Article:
You might take driving with medical conditions lightly. But it’s serious business.
In a bad scenario, you might find yourself in a life threatening situation – or worse, harming another.
So, follow this advice to avoid driving with certain critical medical conditions.
Whether they are long-term conditions or temporary, you’ll want to have someone else take the wheel at home or away.
Read more in this article about do’s and don’ts of driving while having some concerning medical conditions.
CONTENTS – In this article, you’ll learn more about driving with medical conditions, including:
- Which Medical Conditions Can Stop You From Driving?
- Why Are There Restrictions on Driving Due to Medical Conditions?
- What Are the Most Common Conditions Which Affect Driving?
- Visual Impairments
- Diabetes Mellitus
- Lapse of Consciousness Disorders (LOC)
- Temporary Medical Conditions
- Final Thoughts on Driving with Medical Conditions
- Next Steps
Which Medical Conditions Can Stop You From Driving?
Everyone knows that driving impaired while under the influence of substances is illegal.
But impaired driving isn’t always related to substances.
Sometimes, it can result from medical conditions.
There’s no sense in putting yourself at risk of a travel accident or a citation for a situation you could have avoided.
Read on to learn which medical conditions can stop you from driving and how you can stay legally compliant.
Why Are There Restrictions on Driving with Medical Conditions?
If you drive with a medical condition, it can impair your judgment and reaction to road hazards, other drivers, and various incidents on the road.
Some medical conditions can make you an unsafe driver, even if you typically are a safe driver who follows the rules of the road.
Legal restrictions due to medical conditions exist for public safety.
Following the rules has benefits for you and other drivers.
For example, suppose you drive with a condition and get into an accident in Boynton Beach, FL. The incident will impact you and the other driver and your insurance.
In this case, you’d want to call a Boynton Beach car accident lawyer to advise on your claim.
Certain problems almost always impact your license, regardless of where you live.
Here is a short list of some common conditions that may affect your driving.
1. Visual Impairments
Visual impairments are complex, as some don’t prohibit driving because they are correctable with glasses or contact lenses.
The types of impairments which impact a license are:
- Visual acuity
- Night vision
- Peripheral vision
- Depth perception
- Glare resistance and recovery
And, as you age, you may be affected by visual impairments. So, you’ll want to be aware of any changes in your vision that will affect your ability to drive.
2. Diabetes Mellitus
Around 11% of the US population have diabetes.
Diabetes creates either too much glucose in the blood or not enough insulin.
It affects a person’s ability to undertake everyday tasks such as driving.
Whether diabetes affects your driving license depends on your type and how bad it is.
Consider your safety driving based on types of diabetes symptoms you experience based on your condition.
Driving with medical conditions like moderate and severe dementia can be dangerous.
These conditions affect driving because they impact:
- Cognitive function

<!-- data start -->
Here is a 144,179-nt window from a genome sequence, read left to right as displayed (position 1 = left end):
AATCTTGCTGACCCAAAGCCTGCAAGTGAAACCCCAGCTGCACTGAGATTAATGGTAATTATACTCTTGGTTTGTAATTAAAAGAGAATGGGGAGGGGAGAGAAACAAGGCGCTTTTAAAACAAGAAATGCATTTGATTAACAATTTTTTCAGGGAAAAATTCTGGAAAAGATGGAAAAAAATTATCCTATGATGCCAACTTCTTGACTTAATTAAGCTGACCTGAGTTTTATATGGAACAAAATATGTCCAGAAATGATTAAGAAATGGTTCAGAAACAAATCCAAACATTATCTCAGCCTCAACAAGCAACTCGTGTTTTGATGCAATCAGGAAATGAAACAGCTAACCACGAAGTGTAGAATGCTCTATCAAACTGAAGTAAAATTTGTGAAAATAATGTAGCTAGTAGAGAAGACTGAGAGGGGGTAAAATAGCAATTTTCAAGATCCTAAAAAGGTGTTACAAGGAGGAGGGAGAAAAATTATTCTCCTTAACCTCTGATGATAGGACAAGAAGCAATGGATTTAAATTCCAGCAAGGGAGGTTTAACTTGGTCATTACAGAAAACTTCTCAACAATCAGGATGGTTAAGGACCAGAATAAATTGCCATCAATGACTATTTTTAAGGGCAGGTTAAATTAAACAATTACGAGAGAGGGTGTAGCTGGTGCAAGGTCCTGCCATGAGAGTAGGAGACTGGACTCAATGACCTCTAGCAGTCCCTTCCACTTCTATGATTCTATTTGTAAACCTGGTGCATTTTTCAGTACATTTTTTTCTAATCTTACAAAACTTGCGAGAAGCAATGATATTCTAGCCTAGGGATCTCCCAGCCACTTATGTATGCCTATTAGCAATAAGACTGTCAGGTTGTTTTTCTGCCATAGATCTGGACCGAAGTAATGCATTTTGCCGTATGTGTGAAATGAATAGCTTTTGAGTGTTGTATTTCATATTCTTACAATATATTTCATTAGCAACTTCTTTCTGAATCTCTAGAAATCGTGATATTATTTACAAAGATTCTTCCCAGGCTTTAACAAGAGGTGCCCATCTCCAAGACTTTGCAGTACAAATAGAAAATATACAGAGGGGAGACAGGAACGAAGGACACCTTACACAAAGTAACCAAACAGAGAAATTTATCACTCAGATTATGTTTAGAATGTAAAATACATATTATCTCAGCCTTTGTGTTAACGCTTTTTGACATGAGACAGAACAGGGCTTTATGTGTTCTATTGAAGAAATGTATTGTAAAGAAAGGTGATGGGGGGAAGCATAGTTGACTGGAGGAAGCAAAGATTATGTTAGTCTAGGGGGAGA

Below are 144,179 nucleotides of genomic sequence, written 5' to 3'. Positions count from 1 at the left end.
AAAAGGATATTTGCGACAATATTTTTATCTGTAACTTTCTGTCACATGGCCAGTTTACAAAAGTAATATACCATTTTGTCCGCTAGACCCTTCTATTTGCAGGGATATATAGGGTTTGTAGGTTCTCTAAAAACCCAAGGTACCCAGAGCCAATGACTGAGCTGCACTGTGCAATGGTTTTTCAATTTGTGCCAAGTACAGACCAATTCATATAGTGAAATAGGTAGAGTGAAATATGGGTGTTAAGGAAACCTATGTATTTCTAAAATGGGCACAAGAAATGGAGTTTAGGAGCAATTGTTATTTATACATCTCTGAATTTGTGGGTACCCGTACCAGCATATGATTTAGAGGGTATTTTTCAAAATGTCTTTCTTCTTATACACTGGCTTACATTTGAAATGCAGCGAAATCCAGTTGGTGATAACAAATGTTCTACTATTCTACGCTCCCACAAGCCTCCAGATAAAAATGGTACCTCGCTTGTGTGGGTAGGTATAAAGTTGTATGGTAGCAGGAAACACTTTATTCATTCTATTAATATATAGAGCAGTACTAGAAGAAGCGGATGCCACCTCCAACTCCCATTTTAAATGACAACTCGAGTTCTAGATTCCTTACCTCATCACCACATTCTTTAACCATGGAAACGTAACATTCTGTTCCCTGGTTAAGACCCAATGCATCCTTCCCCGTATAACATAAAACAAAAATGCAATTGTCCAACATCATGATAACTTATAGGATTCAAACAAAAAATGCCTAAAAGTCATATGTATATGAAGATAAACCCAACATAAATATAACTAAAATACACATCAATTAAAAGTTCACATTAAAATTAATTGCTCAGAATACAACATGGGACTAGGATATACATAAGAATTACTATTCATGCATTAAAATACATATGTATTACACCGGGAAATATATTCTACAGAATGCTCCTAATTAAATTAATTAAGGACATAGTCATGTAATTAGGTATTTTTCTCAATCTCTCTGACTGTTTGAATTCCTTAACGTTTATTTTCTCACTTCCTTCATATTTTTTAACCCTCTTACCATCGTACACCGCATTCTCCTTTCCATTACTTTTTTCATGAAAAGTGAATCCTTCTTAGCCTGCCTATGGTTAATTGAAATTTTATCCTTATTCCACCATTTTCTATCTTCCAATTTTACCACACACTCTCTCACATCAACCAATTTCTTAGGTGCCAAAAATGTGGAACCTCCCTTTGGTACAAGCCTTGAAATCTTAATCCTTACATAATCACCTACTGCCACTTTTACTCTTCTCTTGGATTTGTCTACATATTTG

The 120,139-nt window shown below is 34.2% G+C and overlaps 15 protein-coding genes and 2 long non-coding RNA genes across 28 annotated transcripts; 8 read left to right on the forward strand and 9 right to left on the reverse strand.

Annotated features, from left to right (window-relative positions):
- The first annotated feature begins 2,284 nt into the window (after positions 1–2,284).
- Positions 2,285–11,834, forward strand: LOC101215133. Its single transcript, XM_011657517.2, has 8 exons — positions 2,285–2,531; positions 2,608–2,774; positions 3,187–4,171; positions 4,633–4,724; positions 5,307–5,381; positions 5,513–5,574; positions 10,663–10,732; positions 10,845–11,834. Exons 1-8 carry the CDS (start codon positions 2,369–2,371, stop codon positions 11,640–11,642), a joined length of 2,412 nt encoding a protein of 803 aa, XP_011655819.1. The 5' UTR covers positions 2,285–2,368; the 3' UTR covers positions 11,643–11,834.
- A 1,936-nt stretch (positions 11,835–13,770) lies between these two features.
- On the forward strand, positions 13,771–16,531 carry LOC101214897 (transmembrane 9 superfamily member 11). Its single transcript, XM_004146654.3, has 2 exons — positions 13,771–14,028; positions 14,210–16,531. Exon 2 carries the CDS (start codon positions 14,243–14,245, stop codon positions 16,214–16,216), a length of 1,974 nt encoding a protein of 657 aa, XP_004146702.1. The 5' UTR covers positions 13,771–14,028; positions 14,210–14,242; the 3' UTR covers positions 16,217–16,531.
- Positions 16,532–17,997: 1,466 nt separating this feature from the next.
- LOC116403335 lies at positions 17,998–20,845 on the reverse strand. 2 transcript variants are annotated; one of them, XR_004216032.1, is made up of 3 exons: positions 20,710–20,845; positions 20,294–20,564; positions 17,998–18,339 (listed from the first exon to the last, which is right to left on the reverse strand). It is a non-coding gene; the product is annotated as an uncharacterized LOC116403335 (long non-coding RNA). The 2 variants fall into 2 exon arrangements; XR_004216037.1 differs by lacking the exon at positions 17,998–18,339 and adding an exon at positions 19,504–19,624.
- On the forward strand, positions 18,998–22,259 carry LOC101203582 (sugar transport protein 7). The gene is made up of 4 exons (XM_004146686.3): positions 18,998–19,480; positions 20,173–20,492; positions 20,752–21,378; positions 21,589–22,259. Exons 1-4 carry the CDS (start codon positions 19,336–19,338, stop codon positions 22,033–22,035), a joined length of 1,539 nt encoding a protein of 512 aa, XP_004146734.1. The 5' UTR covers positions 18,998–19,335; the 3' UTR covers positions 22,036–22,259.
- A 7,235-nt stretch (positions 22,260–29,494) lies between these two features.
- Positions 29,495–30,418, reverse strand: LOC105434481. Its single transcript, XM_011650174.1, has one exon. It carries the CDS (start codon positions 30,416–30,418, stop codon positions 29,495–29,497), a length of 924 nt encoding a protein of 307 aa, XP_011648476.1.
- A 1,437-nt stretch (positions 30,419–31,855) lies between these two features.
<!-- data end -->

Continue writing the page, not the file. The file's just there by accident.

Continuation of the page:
- Strength and coordination
- The ability to respond rationally to the surrounding environment
Whatever the reason for the dementia, take it seriously and don’t drive.
4. Lapse of Consciousness Disorders (LOC)
The most common Lapse of Consciousness Disorder (LOC) is epilepsy.
But LOC can also result from anything that impairs normal brain function.
- Metabolic imbalances like diabetic comas
- Head Injury
Sleep disorders such as narcolepsy also cause loss of consciousness or awareness.
The unpredictability of this condition makes it among the highest risks – so don’t drive unless your physician says it’s safe to do so.
Some illnesses and conditions may only require a temporary pause from driving with medical conditions while you recover.
These don’t prohibit you from being a passenger in a car driven by someone else.
Driving after a Caesarean Section is generally not recommended for two weeks after surgery, sometimes even longer.
Some states may have a restriction on your license, so always speak to your motor insurer.
Likewise, driving after another kind of operation or procedure may be difficult.
Depending on the type of medical treatments involved, you may find it physically impairs you.
However, you might be subject to restrictions after less invasive procedures, as well. So, you’ll definitely want to check this out with your surgeon.
Your state of residence issues driving licenses.
So, if you have a health condition that might affect your license, you’ll need to speak to the issuing body in your state.
And if you plan to drive outside your state or country, you’ll need to check with authorities there.
A good rule of thumb is to always seek medical advice if your condition is on a spectrum and you’re unsure whether it is severe enough to affect your driving ability.
Final Thoughts on Driving with Medical Conditions
The consequences of having an accident if you’re driving under a prohibited condition are grave.
Don’t put yourself and others at risk.
Be sure that if you have a medical condition, you can still drive safely.
And if not, enlist the services of a trusted friend or car service. Then, you can sit back and safely enjoy the ride!
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